In Texas, Hurricane Harvey response efforts provide a ‘defining moment’ for telehealth

An aerial view shows significant damage caused by Hurricane Harvey in Rockport, Texas.
Vendors and providers around the country are providing free medical care via telehealth in the aftermath of Hurricane Harvey.

As Texas recovers from the unprecedented devastation caused by Hurricane Harvey, Houston residents affected by the storm will have access to medical providers throughout the country in ways that haven’t been fully utilized during previous large-scale disasters.

Relief efforts are getting a boost from technology vendors and hospitals across the country that are offering free telehealth services to those affected by a storm that dropped 19 trillion gallons of rain across Southeast Texas. Although telehealth has certainly gained a stronger foothold throughout the medical community over the last several years, it’s still not fully ingrained in the public consciousness.

But telehealth advocates say the aftermath of Harvey will underscore the benefits of mobile health technology during disaster response and could become a larger part of hospital and state disaster planning in the future.

Sylvia Romm, M.D. 

“I think that there are always these occasions where people recognize the power of a new technology and I think this is going to be one of those occasions for telemedicine,” Sylvia Romm, M.D., the medical director at American Well, told FierceHealthcare.

Telehealth companies, providers respond to Harvey

As Hurricane Harvey moved out of Texas last week, several of the most prominent direct-to-consumer telehealth companies in the country—including MDLive, Doctor on Demand, American Well and Teladoc—offered free telehealth visits to victims of Harvey.

According to Deborah Ann Mulligan, M.D., chief medical affairs officer at MDLive, virtual providers can treat bites from bees, fire ants or mosquitoes, wounds or rashes that become infected by floodwaters or refill medications that may have been lost due to flooding.

In Florida, Nemours Children’s Health announced it would also chip in to provide Texas families free care via the system’s CareConnect platform.

RELATED: Texas providers see new direct-to-consumer business opportunities in the wake of expanded telehealth law

New telehealth regulations pave the way

However, those efforts may not have been possible without a three-month-old state law that expanded access to telehealth services by allowing physicians to treat patients via video conferencing without a prior in-person visit.

Although states often loosen regulations during disasters to expand access to medical care, many of the companies offering free services entered the Texas market within the last several weeks. 

“If this had happened a year ago or even in the days after the law had passed, the various companies would not have had the infrastructure to see patients,” Romm said.

For Nemours, the opportunity to pitch in after the hurricane was made possible through a combination of the new state legislation and Texas Governor Greg Abbott’s decision to temporarily suspend physician licensure requirements to allow providers in good standing from other states to assist with response efforts.

With regulatory hurdles out of the way, Carey Officer, Nemours Children’s administrator of telehealth, said the hospital just “flipped a switch” to make their services available in Texas.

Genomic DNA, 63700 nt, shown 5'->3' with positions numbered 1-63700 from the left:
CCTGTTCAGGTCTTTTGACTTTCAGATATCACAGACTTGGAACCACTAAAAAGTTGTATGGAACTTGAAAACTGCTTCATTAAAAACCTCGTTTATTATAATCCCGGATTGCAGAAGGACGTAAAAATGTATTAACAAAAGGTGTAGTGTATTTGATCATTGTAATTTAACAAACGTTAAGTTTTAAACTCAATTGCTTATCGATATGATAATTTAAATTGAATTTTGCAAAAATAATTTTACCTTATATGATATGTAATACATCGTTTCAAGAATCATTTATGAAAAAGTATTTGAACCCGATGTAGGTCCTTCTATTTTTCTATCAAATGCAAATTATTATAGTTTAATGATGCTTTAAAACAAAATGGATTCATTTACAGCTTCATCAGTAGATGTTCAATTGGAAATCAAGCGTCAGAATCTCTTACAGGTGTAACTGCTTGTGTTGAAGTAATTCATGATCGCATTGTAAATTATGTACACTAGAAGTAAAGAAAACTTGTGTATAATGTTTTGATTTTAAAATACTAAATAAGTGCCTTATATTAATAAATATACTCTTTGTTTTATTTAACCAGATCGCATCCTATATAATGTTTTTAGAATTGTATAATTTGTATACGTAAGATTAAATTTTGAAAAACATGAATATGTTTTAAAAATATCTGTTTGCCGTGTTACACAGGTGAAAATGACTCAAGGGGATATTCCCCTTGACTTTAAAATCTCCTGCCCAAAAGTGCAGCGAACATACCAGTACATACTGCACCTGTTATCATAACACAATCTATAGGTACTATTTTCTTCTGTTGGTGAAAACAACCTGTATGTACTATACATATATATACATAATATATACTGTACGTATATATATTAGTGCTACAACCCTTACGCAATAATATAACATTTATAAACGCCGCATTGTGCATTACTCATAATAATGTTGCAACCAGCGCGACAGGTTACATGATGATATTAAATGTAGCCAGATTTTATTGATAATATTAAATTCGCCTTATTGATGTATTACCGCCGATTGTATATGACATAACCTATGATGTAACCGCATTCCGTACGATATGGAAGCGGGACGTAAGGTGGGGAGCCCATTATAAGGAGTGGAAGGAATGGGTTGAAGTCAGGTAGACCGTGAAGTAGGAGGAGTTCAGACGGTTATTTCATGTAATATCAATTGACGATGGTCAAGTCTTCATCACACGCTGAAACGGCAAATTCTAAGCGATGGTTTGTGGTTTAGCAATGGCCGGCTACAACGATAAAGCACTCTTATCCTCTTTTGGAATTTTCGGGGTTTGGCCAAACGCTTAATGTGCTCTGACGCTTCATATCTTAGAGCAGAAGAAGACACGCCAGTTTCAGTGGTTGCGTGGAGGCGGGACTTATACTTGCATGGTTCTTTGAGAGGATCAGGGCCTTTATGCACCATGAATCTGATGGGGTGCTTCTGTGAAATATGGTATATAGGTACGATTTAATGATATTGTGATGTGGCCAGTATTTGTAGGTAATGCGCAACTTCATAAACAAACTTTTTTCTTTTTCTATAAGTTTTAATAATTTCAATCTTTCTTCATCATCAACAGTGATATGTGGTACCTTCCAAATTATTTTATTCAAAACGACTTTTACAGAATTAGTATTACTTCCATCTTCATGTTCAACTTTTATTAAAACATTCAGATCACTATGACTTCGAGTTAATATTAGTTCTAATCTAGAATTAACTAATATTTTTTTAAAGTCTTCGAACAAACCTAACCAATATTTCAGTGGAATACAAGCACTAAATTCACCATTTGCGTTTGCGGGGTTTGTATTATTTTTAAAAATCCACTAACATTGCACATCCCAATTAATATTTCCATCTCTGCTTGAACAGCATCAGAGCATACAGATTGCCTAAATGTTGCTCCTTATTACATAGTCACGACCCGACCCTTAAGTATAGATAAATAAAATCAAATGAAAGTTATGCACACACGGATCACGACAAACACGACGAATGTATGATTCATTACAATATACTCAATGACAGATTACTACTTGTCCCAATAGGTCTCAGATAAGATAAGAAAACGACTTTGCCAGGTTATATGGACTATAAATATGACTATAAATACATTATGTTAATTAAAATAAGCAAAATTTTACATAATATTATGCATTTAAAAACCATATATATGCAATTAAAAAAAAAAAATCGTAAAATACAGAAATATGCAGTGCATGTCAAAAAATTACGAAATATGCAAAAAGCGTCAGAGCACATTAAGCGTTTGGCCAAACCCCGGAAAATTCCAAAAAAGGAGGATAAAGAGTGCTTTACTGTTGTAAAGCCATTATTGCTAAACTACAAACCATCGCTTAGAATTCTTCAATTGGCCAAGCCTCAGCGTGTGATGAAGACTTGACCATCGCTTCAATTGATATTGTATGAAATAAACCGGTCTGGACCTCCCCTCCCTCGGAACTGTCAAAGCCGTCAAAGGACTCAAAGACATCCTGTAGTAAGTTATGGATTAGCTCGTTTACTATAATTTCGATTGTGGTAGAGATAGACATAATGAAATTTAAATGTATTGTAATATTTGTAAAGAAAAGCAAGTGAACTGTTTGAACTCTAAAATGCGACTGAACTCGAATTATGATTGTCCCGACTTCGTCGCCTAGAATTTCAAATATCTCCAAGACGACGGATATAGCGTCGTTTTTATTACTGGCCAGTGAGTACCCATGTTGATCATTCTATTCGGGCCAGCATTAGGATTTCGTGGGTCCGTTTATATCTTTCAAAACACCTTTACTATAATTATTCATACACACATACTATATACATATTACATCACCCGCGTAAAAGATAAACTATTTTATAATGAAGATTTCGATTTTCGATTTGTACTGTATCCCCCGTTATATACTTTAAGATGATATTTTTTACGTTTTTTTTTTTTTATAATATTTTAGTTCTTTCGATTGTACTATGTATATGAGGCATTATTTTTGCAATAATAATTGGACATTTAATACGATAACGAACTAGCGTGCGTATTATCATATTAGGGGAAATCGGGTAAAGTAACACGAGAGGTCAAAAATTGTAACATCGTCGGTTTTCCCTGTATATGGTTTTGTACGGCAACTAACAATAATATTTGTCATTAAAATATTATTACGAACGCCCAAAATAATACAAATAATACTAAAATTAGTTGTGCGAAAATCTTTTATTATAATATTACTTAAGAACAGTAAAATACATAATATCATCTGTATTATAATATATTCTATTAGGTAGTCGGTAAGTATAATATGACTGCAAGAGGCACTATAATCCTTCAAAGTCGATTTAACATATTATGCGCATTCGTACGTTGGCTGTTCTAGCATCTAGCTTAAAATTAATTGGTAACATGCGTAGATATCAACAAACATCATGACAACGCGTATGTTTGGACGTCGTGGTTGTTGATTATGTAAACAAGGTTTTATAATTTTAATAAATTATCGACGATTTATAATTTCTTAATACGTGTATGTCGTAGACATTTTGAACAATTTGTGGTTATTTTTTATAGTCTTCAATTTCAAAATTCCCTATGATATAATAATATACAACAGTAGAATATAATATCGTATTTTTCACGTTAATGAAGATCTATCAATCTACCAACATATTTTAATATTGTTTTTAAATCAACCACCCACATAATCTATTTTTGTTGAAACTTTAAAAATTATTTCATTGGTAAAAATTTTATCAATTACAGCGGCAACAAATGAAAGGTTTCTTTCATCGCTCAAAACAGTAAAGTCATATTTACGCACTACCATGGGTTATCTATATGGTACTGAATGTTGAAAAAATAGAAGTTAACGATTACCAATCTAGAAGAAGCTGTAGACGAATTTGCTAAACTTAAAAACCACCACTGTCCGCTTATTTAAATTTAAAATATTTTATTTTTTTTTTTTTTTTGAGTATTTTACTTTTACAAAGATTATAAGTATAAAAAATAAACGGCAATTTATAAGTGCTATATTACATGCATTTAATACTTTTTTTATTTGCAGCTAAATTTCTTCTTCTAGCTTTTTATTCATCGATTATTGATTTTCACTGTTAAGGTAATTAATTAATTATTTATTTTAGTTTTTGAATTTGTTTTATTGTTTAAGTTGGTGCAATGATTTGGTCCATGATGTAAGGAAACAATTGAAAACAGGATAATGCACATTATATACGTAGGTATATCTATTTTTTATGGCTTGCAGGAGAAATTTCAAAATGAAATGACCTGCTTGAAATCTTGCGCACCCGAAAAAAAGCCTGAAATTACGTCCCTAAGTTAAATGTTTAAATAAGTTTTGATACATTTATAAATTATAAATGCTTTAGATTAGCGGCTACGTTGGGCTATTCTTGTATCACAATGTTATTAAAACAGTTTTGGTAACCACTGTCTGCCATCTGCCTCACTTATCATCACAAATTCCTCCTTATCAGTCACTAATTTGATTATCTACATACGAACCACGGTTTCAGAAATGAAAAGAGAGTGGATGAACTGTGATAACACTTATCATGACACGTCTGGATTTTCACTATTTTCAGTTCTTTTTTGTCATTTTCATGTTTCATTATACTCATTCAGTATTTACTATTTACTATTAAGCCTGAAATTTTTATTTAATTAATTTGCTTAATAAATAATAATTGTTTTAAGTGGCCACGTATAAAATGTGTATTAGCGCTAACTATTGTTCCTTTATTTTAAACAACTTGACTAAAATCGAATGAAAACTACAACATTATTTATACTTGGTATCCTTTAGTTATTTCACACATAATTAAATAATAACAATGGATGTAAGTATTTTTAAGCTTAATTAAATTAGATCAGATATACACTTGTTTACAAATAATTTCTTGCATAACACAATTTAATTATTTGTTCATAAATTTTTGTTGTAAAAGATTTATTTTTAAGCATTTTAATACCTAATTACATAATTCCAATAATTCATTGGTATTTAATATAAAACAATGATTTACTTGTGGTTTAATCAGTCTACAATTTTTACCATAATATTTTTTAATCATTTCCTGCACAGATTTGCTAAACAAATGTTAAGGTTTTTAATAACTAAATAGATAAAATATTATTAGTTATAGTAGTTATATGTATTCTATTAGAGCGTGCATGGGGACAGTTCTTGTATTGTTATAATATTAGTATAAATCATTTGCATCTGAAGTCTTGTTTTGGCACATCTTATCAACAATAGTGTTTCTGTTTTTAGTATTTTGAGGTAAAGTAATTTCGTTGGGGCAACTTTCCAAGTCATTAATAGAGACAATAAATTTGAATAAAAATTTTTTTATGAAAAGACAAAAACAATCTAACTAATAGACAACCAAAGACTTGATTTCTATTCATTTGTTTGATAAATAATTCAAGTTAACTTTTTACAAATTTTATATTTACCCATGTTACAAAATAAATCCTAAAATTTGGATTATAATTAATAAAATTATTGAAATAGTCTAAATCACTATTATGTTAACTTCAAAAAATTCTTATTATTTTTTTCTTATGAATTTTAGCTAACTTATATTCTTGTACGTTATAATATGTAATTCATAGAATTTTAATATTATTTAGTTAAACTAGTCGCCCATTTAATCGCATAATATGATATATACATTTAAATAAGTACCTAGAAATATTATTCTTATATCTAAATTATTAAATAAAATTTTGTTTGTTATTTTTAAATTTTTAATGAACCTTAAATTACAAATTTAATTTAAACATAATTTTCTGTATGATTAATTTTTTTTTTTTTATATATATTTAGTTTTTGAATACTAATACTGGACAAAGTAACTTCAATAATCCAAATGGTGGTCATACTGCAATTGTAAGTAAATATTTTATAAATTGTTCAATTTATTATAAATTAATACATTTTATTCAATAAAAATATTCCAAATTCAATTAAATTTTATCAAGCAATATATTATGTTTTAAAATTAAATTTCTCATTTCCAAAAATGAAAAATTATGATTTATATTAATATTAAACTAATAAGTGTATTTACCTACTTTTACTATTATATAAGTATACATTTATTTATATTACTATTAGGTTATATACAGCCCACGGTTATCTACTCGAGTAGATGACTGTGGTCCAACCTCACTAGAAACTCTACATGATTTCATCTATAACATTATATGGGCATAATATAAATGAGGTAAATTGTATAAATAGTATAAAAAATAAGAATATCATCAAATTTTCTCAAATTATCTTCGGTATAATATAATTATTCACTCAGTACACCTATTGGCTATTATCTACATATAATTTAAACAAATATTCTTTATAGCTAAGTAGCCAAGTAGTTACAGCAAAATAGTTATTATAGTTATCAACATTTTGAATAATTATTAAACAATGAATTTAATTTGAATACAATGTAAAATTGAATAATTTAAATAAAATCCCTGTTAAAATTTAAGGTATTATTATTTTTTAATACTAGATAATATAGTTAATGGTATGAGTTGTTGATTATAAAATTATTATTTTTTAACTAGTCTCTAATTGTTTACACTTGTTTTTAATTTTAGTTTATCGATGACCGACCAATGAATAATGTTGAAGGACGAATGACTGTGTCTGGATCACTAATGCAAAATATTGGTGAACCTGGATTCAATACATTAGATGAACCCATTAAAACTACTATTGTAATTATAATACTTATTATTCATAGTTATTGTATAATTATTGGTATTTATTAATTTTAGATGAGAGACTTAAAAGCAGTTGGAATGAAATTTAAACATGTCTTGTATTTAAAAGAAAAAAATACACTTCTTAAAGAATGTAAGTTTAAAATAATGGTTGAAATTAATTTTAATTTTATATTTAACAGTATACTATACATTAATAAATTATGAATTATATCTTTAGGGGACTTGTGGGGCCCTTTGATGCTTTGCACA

“It wasn’t a hard decision,” she said. “It took all of ten minutes.”

Harvey “a defining moment” for telehealth

In the past, health systems have tapped into telehealth after a natural disaster in isolated scenarios. Last year, when Hurricane Matthew ripped through Florida, Nemours used the CareConnect platform to care for a child with an acute metabolic condition at Parrish Medical Center nearly 40 miles away while medical transportation was grounded.

“I don’t know what would have happened without that connectivity,” Officer said.

Carey Officer

But telehealth technology has never been as readily deployable as it is now, and the massive size and scope of Harvey’s recovery provides “a defining moment” for telehealth to showcase its benefits during a large-scale disaster, Romm said.  

Telehealth’s reach could extend beyond the initial aftermath. One key feature of most telehealth applications is easy access to mental health providers, which could be particularly beneficial to residents faced with the devastation of losing their homes or belongings. A natural disaster of this size and magnitude, which will impact Houston far longer than the initial storm, can increase anxiety and stress for those affected by the storm. Officials with both MDLive and American Well said they expect to see an influx of patients requiring social and psychological support. 

Officer said Nemours is in the process of incorporating telehealth into its disaster contingency plans but added that states should be looking at the option as well. MDLive’s Mulligan said she expects to see “a more formal integration of telemedicine into disaster planning efforts moving forward.”

Nathaniel Lacktman, a partner and chair of the telemedicine industry team at Foley & Lardner LLP in Tampa, Florida, told FierceHealthcare he expects that public and government officials will appreciate the support telemedicine technology offers during a natural disaster and “forward-looking hospitals” will integrate telehealth into their disaster plans.

“The accessibility of medical and mental health services via victims’ smartphones cannot be understated,” he said. “For millions of people, the smartphone is their lifeline and can serve as the tether to reach doctors and medical professionals, even when the local power lines are down.”